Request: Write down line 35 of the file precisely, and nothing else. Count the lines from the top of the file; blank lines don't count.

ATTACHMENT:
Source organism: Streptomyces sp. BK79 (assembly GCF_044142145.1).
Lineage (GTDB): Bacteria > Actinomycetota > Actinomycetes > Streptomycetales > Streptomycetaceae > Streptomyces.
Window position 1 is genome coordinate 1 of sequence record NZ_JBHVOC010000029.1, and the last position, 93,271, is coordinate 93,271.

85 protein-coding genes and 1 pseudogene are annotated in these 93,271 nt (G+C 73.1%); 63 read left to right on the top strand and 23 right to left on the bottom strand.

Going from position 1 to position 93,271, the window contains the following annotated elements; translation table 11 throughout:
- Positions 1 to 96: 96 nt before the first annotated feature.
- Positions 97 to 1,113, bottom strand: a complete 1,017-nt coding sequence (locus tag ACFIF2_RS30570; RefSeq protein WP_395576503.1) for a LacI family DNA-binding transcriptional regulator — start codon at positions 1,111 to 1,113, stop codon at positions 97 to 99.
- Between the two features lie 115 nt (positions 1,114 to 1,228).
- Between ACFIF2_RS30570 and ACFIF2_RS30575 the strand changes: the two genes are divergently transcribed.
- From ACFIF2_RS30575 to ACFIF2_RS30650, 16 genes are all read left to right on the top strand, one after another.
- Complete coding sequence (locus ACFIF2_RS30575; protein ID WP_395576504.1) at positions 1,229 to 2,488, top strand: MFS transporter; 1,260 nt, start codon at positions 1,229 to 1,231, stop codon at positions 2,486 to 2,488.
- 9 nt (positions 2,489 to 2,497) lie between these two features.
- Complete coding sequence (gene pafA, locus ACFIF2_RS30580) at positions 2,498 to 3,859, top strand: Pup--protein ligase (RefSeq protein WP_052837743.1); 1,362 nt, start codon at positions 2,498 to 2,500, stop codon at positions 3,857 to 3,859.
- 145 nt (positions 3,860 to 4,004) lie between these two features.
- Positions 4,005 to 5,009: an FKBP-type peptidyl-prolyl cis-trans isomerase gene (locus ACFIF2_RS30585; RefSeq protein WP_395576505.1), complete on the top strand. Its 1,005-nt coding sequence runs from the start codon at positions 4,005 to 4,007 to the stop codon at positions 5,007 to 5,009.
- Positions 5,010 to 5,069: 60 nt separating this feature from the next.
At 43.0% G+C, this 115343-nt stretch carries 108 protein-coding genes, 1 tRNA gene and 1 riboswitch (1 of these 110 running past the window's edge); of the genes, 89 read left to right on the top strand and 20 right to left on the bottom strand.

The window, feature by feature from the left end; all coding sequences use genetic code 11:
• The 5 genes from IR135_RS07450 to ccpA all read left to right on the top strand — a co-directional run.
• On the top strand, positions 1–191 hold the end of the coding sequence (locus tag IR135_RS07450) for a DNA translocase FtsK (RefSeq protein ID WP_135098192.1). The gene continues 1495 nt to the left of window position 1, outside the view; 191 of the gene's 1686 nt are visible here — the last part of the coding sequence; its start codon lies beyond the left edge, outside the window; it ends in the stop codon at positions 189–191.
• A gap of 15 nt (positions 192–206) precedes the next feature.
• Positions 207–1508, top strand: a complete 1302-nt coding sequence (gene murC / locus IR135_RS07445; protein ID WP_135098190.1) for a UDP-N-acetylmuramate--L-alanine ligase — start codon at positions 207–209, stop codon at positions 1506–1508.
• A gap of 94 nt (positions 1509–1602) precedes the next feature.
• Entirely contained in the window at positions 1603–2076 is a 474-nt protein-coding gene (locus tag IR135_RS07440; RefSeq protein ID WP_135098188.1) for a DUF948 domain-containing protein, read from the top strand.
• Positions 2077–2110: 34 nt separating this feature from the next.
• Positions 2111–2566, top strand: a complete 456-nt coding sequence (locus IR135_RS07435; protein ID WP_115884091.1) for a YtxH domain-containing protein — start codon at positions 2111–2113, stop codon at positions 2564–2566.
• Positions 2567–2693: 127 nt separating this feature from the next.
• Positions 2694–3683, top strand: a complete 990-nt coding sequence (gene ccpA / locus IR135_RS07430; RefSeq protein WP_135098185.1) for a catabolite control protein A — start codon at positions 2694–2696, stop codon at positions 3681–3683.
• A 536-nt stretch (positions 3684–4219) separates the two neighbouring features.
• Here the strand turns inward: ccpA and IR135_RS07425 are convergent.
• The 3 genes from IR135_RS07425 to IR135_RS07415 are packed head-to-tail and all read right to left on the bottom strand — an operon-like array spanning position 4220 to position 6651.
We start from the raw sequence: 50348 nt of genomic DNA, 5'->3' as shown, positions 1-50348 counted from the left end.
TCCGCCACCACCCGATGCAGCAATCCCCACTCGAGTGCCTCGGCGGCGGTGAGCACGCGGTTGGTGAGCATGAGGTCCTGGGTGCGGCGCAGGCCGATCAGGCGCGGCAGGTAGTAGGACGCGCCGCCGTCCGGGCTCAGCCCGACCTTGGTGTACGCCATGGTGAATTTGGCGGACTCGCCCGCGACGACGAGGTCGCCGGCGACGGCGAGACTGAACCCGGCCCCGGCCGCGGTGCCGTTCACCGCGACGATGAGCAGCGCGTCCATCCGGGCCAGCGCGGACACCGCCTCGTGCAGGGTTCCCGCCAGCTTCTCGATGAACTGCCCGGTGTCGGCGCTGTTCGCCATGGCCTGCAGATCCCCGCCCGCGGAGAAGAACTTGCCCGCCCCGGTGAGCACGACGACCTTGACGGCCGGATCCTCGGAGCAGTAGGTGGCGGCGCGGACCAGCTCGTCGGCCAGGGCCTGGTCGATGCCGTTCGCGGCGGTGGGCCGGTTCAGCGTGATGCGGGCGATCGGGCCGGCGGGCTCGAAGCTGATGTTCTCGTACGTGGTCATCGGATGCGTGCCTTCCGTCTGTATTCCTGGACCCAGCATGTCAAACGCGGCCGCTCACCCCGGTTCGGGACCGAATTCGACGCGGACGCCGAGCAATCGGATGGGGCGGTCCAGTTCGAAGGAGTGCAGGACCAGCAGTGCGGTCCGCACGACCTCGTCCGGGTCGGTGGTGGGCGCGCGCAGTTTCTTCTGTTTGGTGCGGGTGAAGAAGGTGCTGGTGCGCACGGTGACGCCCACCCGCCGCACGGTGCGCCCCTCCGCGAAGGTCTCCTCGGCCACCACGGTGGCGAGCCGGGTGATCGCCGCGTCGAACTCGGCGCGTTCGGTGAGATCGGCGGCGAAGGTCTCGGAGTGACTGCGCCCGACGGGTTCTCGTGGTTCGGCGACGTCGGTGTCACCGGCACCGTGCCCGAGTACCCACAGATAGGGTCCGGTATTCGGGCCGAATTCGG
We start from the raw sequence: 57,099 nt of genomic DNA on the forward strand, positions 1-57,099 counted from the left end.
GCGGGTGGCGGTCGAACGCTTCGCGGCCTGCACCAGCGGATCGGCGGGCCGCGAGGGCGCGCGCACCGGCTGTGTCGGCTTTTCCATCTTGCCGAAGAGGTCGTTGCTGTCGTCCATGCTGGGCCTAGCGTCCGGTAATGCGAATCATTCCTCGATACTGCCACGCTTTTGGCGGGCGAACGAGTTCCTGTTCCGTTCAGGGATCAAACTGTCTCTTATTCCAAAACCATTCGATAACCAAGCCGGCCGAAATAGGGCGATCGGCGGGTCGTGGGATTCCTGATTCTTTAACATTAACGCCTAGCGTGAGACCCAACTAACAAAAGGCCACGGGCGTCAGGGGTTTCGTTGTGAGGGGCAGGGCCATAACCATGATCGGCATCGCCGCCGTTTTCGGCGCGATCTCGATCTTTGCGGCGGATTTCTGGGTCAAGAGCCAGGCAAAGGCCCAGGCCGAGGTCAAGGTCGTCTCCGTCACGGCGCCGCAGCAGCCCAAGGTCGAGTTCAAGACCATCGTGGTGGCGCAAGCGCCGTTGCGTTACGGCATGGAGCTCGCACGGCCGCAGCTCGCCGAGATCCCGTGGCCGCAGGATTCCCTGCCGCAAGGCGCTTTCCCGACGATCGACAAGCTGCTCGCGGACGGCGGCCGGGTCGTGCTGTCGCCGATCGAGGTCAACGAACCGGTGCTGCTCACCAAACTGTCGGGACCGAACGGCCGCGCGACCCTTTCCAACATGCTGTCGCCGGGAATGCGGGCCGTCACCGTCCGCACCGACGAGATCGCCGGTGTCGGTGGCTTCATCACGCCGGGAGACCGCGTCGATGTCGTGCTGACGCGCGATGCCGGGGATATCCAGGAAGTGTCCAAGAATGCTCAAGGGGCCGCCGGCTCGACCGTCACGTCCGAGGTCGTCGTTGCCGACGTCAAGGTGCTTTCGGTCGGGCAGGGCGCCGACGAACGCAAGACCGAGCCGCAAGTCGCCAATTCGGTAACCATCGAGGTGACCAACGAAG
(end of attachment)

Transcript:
GCGGGTGGCGGTCGAACGCTTCGCGGCCTGCACCAGCGGATCGGCGGGCCGCGAGGGCGCGCGCACCGGCTGTGTCGGCTTTTCCATCTTGCCGAAGAGGTCGTTGCTGTCGTCCATGCTGGGCCTAGCGTCCGGTAATGCGAATCATTCCTCGATACTGCCACGCTTTTGGCGGGCGAACGAGTTCCTGTTCCGTTCAGGGATCAAACTGTCTCTTATTCCAAAACCATTCGATAACCAAGCCGGCCGAAATAGGGCGATCGGCGGGTCGTGGGATTCCTGATTCTTTAACATTAACGCCTAGCGTGAGACCCAACTAACAAAAGGCCACGGGCGTCAGGGGTTTCGTTGTGAGGGGCAGGGCCATAACCATGATCGGCATCGCCGCCGTTTTCGGCGCGATCTCGATCTTTGCGGCGGATTTCTGGGTCAAGAGCCAGGCAAAGGCCCAGGCCGAGGTCAAGGTCGTCTCCGTCACGGCGCCGCAGCAGCCCAAGGTCGAGTTCAAGACCATCGTGGTGGCGCAAGCGCCGTTGCGTTACGGCATGGAGCTCGCACGGCCGCAGCTCGCCGAGATCCCGTGGCCGCAGGATTCCCTGCCGCAAGGCGCTTTCCCGACGATCGACAAGCTGCTCGCGGACGGCGGCCGGGTCGTGCTGTCGCCGATCGAGGTCAACGAACCGGTGCTGCTCACCAAACTGTCGGGACCGAACGGCCGCGCGACCCTTTCCAACATGCTGTCGCCGGGAATGCGGGCCGTCACCGTCCGCACCGACGAGATCGCCGGTGTCGGTGGCTTCATCACGCCGGGAGACCGCGTCGATGTCGTGCTGACGCGCGATGCCGGGGATATCCAGGAAGTGTCCAAGAATGCTCAAGGGGCCGCCGGCTCGACCGTCACGTCCGAGGTCGTCGTTGCCGACGTCAAGGTGCTTTCGGTCGGGCAGGGCGCCGACGAACGCAAGACCGAGCCGCAAGTCGCCAATTCGGTAACCATCGAGGTGACCAACGAAG